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Armed Security Guard Killed By Police For Doing Job While Black

Post-Racial America

I don't like guns. No need for a spoiler alert there. My chief opposition, among many, is that they get black people killed. It doesn't matter if we're a kid in public park or a brother in his own living room, a gun will Calgon away all our problems and replace them with a death certificate suitable for framing. The NRA, always eager to sell more murder machines, suggests the "solution" is for black people to have more guns themselves. We get shot for holding fake guns and real guns are at least twice as dangerous, so I'm not sure how this is good advice. Do they just want us to die?

Look at what happened to armed security guard Jemel Roberson. There was a ruckus early Sunday morning at Manny's Blue Room in Robbins, Illinois, just south of Chicago. Some drunks were asked to leave before any Simply Red lookalikes were hurt (I kid to dull the pain). Someone came back with a gun and opened fire. Roberson, 26, caught up outside with one of the men involved and pinned him to the ground, with a gun pointed at his back -- classic cop procedural move. Two police officers appeared at the scene and, according to witnesses, one of them fatally shot Roberson, who if you're keeping track was the wrong guy. They shot the wrong guy. "Oops" doesn't quite cut it.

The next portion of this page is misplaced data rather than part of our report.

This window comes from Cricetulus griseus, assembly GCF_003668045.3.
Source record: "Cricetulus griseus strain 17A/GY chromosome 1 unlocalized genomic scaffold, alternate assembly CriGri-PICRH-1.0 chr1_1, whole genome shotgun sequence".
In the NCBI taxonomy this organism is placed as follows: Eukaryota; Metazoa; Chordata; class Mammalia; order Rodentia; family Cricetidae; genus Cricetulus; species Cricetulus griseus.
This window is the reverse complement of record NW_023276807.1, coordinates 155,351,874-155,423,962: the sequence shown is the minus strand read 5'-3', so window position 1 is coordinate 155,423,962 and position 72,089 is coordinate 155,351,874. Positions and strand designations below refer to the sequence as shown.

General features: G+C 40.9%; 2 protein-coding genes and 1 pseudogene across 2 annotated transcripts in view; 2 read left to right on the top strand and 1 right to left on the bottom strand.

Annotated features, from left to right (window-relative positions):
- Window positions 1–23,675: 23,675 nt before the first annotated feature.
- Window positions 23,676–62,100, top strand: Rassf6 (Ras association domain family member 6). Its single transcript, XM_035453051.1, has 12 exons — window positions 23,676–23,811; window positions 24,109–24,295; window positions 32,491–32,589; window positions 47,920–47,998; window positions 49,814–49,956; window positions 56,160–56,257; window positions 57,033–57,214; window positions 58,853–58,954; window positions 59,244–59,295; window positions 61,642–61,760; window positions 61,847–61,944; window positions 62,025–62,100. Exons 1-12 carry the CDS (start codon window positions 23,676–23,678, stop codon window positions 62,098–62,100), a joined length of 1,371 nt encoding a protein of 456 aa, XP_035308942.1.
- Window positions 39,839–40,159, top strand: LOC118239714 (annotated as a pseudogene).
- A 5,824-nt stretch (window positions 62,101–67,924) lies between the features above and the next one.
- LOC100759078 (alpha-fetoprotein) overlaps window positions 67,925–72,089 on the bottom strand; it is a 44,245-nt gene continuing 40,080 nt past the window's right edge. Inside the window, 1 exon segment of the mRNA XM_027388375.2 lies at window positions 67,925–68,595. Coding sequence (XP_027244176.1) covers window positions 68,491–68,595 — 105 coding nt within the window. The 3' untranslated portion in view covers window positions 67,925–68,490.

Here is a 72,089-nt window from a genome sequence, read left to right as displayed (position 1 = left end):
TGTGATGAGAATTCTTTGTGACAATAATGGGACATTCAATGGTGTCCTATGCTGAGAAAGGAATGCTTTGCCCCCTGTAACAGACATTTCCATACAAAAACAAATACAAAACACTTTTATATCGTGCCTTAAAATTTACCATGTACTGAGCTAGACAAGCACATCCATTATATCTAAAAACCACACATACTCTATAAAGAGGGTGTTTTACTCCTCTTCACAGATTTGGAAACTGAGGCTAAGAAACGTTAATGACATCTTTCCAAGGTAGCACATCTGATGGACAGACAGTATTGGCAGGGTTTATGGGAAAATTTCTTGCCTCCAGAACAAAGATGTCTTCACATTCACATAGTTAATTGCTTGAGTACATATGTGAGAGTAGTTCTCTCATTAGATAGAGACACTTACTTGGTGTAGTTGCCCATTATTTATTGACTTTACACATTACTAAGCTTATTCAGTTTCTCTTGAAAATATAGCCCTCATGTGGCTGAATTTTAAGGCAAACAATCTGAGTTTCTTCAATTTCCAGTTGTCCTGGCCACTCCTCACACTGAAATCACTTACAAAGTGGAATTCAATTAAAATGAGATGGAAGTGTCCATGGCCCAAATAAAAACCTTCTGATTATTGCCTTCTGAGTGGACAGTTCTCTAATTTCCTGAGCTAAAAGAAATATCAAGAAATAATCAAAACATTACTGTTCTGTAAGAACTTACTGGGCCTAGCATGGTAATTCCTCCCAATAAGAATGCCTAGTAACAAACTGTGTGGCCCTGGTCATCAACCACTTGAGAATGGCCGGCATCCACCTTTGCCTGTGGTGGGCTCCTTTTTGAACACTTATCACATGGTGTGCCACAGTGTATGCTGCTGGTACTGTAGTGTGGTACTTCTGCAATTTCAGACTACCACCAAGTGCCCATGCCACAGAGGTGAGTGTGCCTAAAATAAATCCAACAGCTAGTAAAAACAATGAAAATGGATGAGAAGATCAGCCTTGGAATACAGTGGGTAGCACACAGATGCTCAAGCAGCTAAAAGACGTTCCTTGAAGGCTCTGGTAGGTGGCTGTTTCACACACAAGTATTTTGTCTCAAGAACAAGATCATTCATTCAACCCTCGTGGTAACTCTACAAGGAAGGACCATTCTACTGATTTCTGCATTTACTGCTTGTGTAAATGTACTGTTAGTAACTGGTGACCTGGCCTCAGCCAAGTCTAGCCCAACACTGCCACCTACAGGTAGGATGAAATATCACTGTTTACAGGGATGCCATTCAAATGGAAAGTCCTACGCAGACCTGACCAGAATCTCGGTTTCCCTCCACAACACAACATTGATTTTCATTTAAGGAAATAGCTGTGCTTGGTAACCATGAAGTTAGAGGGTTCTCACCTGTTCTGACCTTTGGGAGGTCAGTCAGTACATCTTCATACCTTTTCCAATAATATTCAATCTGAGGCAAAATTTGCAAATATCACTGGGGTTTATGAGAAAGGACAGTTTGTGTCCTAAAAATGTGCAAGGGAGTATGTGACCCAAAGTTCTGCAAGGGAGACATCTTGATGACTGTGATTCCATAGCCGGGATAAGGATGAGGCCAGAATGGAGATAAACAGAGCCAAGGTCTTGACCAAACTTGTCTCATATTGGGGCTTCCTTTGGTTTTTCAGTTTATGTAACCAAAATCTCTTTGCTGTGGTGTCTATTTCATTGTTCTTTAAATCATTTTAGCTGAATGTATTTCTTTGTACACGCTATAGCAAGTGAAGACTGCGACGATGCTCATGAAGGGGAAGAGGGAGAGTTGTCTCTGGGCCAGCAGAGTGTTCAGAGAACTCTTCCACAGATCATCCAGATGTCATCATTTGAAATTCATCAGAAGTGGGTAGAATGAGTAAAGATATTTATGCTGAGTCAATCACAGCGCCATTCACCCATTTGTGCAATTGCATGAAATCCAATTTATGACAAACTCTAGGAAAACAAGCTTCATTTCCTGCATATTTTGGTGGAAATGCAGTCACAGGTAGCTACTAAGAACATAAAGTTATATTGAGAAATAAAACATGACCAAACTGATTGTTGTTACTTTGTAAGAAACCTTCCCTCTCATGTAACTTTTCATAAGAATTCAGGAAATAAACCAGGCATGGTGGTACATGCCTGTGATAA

"Everybody was screaming out, 'Security!' He was a security guard," [witness Adam] Harris said. "And they still did their job, and saw a black man with a gun, and basically killed him."

I'm not sure it's the police's "job" to shoot any black man they see with a gun, one who in this case was clearly identified as a security guard. I mean ... it's not right? You'd tell me if it was, wouldn't you? Cops somehow manage to safely take into custody mass murderers who are white. They even took Dylann Roof out for a burger. Maybe crazy white boys would consider offering some online MasterClass on how to avoid getting shot by cops. I'd eagerly watch it right after Gordon Ramsay teaches me how to flambé without setting the house on fire.

Whenever the police kill a citizen who wasn't actually committing a crime, they scramble to put a sociopathic distance between themselves and the inconvenient dead human. Bonus points if they can blame the deceased for their own death and revise the narrative so the true victim is the still-living officer. Check this out from the police statement:

A Midlothian officer encountered a subject with a gun and was involved in an officer-involved shooting. The subject the officer shot was later pronounced deceased at an area hospital, Chief Daniel Delaney of the Midlothian Police Department said.

What the hell is this? It reads like some racist Robert Frost poem: "An officer encountered two roads in the woods -- he shot the one that was black." Jesse L. Martin didn't spend nine years on "Law & Order" and however long on "The Flash" playing a TV cop for real cops to reflexively assume that any black man with a gun is a "bad guy with a gun." I'm not one of them, but a lot of black folks would like to help further the NRA's bullshit narrative that more guns make things better.